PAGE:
While he drummed away, a man in his 60s joined us at the corner. This man was dressed crisply and professionally. It's possible he works at a small nonprofit—here at the Century, we all have reason to put on our fancy clothes once or twice a year—but I suspect his game is finance. I suspect this both because of the location and because of the unpleasantness he displayed toward the drummer.

Wednesday, October 26, 2011

A way out of our nation’s violent mindset

With our government’s emphasis since 9/11 on “killing” those we define as our enemies, as opposed to capturing them and bringing them to trial, I continue to post on the worrisome upsurge of violence in our culture.

In the meantime, I practice mindfulness meditation and host a bi-weekly mindfulness meditation group. When we met yesterday afternoon, we read and discussed Dom Roberti’s article, Thich Nhat Hanh: Engaged Buddhism, which offers a way out of the violent mindset plaguing our nation these days. The article concludes:

There are more elaborate forms of Metta (loving kindness), but this simple one is powerful enough. If enough people on earth could reach the state which the loving kindness meditation envisions, there would no longer be any need for war. Put simply, that is what Thich Nhat Hanh's work is all about.

Following the discussion, I presented the following guided meditation on loving kindness, which I found at

STOP FOR A FEW MOMENTS. Sit quietly, with a straight back and gently close your eyes. Feeling the rhythm of the breath as it enters and leaves the body, allow yourself to let go of past and future, and come into the present moment; being with exactly what is – now. 

Bring your attention to the feeling of the body, accepting it just the way it is – with kindness. Allow yourself to accept all the sensations and feelings of the body completely.
Breathe in deeply, with a sense of trust and well-being: breathe out, letting go of tension, allowing any tightness to dissolve. 

Then, focus on the normal breathing; just the feeling of breathing in, breathing out.
Imagine yourself surrounded by light – perhaps a golden-coloured light if you like gold. Being with the sensation of the body breathing in, breathing out, draw the light into the body as you breathe – maybe through the nostrils, the heart or the head. Imagine light saturating the body, through every pore. 

Think to yourself: ‘May this being be well,’ and turn the calming effect of the meditation towards this being: ‘May this being be calm.’ Suffuse your whole body with this calm and kindly attention.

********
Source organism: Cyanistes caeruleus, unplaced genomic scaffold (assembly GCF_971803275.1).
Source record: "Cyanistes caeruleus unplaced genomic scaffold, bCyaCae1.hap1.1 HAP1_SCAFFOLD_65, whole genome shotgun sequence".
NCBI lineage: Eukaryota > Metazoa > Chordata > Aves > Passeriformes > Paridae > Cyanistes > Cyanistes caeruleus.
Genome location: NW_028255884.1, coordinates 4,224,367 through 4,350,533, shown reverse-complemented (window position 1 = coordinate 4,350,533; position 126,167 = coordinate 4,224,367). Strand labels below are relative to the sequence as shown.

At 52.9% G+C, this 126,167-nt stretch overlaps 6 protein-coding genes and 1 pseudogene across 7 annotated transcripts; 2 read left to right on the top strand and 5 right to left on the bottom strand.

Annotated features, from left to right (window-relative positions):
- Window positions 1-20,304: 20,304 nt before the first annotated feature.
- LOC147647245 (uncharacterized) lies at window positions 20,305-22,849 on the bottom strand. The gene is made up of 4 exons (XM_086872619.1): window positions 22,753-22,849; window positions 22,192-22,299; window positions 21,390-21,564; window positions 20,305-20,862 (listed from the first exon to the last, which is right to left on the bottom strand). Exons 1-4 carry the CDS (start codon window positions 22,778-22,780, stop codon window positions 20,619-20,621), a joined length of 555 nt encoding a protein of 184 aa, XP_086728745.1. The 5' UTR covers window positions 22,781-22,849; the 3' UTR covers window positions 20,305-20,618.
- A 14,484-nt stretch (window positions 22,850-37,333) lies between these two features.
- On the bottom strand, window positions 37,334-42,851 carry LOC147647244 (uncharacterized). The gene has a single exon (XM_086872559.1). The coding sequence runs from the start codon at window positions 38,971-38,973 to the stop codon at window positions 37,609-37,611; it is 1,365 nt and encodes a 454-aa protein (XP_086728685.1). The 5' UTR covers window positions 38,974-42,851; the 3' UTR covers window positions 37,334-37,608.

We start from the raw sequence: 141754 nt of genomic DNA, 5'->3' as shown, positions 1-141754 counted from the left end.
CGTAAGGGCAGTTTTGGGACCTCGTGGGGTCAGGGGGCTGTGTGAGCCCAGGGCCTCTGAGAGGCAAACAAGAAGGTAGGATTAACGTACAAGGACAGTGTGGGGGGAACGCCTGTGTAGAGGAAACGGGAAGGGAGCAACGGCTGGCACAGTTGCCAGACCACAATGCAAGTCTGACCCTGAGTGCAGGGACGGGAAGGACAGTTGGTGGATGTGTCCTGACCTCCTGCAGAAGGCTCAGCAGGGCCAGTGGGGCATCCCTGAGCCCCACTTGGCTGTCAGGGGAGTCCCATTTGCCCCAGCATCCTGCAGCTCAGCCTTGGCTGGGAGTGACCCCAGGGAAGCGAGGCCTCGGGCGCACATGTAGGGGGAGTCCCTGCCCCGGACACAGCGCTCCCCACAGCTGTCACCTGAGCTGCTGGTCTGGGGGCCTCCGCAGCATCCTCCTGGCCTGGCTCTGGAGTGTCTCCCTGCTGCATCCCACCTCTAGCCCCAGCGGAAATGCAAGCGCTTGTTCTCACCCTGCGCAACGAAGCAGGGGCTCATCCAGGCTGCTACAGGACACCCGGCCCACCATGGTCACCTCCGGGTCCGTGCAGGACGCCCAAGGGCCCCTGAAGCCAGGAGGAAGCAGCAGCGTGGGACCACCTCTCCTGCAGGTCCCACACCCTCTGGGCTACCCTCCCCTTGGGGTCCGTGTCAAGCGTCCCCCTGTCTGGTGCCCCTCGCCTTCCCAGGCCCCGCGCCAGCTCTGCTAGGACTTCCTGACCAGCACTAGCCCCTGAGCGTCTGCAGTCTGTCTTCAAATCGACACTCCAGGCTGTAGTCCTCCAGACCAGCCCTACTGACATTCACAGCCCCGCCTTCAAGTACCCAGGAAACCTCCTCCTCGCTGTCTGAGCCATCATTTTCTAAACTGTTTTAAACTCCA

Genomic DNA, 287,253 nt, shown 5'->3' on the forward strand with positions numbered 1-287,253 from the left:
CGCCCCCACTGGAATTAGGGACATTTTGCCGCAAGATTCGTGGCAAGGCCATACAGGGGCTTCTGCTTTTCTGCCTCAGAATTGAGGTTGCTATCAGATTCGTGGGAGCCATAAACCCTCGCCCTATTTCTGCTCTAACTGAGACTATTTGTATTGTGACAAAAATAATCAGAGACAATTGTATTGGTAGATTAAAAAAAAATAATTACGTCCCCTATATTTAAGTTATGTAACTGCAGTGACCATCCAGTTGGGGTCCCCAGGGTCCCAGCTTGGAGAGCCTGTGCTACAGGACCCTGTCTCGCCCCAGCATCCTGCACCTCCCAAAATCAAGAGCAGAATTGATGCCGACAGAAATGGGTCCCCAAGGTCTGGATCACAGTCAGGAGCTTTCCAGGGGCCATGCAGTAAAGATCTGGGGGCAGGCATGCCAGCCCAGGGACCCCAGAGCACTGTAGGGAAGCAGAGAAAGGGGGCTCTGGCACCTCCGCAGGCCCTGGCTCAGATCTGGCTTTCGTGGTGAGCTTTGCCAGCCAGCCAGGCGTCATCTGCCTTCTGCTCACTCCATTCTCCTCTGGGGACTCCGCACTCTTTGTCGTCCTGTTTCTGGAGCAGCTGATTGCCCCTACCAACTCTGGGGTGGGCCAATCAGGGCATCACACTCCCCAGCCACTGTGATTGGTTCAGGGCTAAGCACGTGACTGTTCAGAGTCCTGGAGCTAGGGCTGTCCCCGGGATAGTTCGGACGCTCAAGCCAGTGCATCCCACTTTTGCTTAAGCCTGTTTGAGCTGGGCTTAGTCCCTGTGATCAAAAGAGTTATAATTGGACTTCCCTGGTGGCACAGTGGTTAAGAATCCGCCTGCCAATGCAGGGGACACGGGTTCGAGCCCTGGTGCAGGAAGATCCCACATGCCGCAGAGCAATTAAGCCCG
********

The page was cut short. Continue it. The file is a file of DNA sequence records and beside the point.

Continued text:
Then, let your awareness explore the body: moving around the head and face, gradually down the neck, the back and the chest, spreading right down the finger-tips; then down the legs, to each toe; drawing on the good energy of the breath, expanding and embracing the heart. 

Focusing more on the out-breath, let go of the memories, the grudges, the grievances; let it all go. Begin again with each breath.

Picture yourself in your mind’s eye as you are now. Make peace with this view of yourself, through forgiveness, compassion, gentleness. ‘May this being be well.’ Suffuse this picture with gentle, warm light from the heart, then let it go. 

Next, picture your parents, let them into your mind. Make peace with their image: ‘May you be well,’ bathing them with soft light, with gratitude.

Observe thoughts arising. Memories of yourself as a child, perhaps something painful or something you have never made peace with. Let it be in the mind, in the light.
Then bring up an image of your daily situation, at home or wherever, with the people it involves. People you like or dislike, feel conflict with, love, fear or worry for. ‘May these beings be well.’ Put aside aversion, fear, worry, guilt; at this moment, allow yourself to be kind.

Think of someone you know who is having a difficult time; send these feelings of kindness towards them. Breathe in light, breathe out wishing them well. 

Gradually open up more and more, from the people you see every day to nobody special; and even those for whom you have hardly a memory. Recognise them as human beings with ambitions, hopes, problems, anxieties, joy – just like you! Give them some life in your perceptions. 

And, even more remote, acknowledge all the people you can conceive of in this world. This may be a faint feeling, but open up the heart to allow them into consciousness, to be felt. See what the mind does, how it reacts indignantly about some people – such as political figures. Let go of that indignation for this moment. Allow a sense of peace to envelop all beings: the liked, the disliked, familiar and unfamiliar. 

And then imagine the planet Earth as seen from space. Extend this sense of peace to the planet we live on, embracing it with your heart, surrounding it with light.